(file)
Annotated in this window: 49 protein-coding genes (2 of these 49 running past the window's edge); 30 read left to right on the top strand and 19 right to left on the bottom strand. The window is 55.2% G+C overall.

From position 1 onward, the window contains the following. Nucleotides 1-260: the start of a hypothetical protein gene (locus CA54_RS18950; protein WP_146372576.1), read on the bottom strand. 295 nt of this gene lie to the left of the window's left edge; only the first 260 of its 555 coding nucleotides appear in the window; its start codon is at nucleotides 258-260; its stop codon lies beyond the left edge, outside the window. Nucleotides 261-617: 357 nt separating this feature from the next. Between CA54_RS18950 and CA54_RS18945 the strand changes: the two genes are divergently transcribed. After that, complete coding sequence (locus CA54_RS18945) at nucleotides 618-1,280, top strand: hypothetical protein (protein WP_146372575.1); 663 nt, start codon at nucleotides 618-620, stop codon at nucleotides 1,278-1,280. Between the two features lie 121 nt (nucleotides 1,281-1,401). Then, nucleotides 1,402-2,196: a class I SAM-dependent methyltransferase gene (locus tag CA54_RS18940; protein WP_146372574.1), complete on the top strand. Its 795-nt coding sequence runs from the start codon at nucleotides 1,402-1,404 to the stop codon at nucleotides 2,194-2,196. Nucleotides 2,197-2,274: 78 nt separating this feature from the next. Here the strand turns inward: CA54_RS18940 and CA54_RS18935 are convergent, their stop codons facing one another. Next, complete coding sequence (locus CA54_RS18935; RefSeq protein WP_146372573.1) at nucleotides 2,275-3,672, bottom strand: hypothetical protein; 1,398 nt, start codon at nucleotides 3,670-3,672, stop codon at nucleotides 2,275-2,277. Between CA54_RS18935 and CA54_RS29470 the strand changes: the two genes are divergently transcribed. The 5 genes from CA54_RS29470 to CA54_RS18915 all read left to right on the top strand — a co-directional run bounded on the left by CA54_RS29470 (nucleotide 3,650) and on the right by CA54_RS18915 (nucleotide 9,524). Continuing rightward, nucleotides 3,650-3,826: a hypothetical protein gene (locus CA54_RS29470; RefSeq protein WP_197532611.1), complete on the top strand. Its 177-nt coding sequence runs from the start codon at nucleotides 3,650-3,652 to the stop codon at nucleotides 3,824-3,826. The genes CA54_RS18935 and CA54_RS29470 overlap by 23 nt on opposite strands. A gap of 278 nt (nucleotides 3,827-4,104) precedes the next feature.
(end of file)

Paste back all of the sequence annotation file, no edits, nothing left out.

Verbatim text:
Annotated in this window: 49 protein-coding genes (2 of these 49 running past the window's edge); 30 read left to right on the top strand and 19 right to left on the bottom strand. The window is 55.2% G+C overall.

From position 1 onward, the window contains the following. Nucleotides 1-260: the start of a hypothetical protein gene (locus CA54_RS18950; protein WP_146372576.1), read on the bottom strand. 295 nt of this gene lie to the left of the window's left edge; only the first 260 of its 555 coding nucleotides appear in the window; its start codon is at nucleotides 258-260; its stop codon lies beyond the left edge, outside the window. Nucleotides 261-617: 357 nt separating this feature from the next. Between CA54_RS18950 and CA54_RS18945 the strand changes: the two genes are divergently transcribed. After that, complete coding sequence (locus CA54_RS18945) at nucleotides 618-1,280, top strand: hypothetical protein (protein WP_146372575.1); 663 nt, start codon at nucleotides 618-620, stop codon at nucleotides 1,278-1,280. Between the two features lie 121 nt (nucleotides 1,281-1,401). Then, nucleotides 1,402-2,196: a class I SAM-dependent methyltransferase gene (locus tag CA54_RS18940; protein WP_146372574.1), complete on the top strand. Its 795-nt coding sequence runs from the start codon at nucleotides 1,402-1,404 to the stop codon at nucleotides 2,194-2,196. Nucleotides 2,197-2,274: 78 nt separating this feature from the next. Here the strand turns inward: CA54_RS18940 and CA54_RS18935 are convergent, their stop codons facing one another. Next, complete coding sequence (locus CA54_RS18935; RefSeq protein WP_146372573.1) at nucleotides 2,275-3,672, bottom strand: hypothetical protein; 1,398 nt, start codon at nucleotides 3,670-3,672, stop codon at nucleotides 2,275-2,277. Between CA54_RS18935 and CA54_RS29470 the strand changes: the two genes are divergently transcribed. The 5 genes from CA54_RS29470 to CA54_RS18915 all read left to right on the top strand — a co-directional run bounded on the left by CA54_RS29470 (nucleotide 3,650) and on the right by CA54_RS18915 (nucleotide 9,524). Continuing rightward, nucleotides 3,650-3,826: a hypothetical protein gene (locus CA54_RS29470; RefSeq protein WP_197532611.1), complete on the top strand. Its 177-nt coding sequence runs from the start codon at nucleotides 3,650-3,652 to the stop codon at nucleotides 3,824-3,826. The genes CA54_RS18935 and CA54_RS29470 overlap by 23 nt on opposite strands. A gap of 278 nt (nucleotides 3,827-4,104) precedes the next feature.